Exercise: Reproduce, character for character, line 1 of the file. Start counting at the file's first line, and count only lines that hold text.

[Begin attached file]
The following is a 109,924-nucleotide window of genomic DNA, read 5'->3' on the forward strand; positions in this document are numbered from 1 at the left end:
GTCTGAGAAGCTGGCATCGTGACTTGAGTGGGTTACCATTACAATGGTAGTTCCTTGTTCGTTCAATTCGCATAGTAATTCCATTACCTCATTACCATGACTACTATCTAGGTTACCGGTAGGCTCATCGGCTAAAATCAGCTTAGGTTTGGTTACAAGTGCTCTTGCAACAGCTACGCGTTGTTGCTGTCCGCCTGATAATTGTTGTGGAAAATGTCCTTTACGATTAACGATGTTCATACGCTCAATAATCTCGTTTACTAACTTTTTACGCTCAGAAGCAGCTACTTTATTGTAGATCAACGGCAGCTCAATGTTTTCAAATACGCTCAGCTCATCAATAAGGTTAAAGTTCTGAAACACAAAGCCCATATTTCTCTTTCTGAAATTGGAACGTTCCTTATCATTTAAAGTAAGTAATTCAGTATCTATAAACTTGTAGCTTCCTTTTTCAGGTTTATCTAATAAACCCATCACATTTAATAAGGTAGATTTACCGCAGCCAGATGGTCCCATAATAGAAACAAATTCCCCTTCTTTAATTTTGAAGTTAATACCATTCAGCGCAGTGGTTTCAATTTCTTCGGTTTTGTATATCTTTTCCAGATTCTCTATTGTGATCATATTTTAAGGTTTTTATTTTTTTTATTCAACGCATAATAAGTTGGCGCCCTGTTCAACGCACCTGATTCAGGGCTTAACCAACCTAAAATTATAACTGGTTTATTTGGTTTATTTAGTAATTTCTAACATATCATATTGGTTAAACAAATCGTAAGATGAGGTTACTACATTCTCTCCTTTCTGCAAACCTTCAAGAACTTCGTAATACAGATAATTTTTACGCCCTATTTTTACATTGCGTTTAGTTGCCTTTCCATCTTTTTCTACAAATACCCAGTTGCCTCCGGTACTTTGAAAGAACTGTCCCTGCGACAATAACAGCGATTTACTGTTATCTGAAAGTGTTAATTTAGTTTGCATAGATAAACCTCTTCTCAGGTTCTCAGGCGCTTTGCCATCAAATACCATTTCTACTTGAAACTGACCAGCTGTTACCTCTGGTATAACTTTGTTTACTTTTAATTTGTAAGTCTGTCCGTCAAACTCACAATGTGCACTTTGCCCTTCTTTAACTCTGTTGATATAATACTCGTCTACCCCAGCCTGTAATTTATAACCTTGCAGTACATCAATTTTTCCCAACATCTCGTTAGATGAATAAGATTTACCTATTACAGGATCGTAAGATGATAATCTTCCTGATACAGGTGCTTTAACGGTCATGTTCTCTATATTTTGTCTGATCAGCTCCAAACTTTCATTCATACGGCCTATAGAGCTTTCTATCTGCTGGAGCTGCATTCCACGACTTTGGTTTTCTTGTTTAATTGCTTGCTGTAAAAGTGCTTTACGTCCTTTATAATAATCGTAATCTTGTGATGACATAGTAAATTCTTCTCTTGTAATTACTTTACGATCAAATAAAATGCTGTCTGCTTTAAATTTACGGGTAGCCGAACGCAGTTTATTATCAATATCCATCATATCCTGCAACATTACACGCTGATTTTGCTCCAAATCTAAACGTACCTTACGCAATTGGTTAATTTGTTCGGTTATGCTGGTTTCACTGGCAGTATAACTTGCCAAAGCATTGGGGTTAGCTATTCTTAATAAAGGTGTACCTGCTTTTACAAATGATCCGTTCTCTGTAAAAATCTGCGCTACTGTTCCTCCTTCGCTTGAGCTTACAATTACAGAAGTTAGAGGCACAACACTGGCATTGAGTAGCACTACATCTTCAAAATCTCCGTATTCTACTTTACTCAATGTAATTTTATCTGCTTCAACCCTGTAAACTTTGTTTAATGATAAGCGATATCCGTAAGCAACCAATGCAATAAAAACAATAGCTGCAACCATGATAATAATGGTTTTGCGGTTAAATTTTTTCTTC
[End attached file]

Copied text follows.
The following is a 109,924-nucleotide window of genomic DNA, read 5'->3' on the forward strand; positions in this document are numbered from 1 at the left end: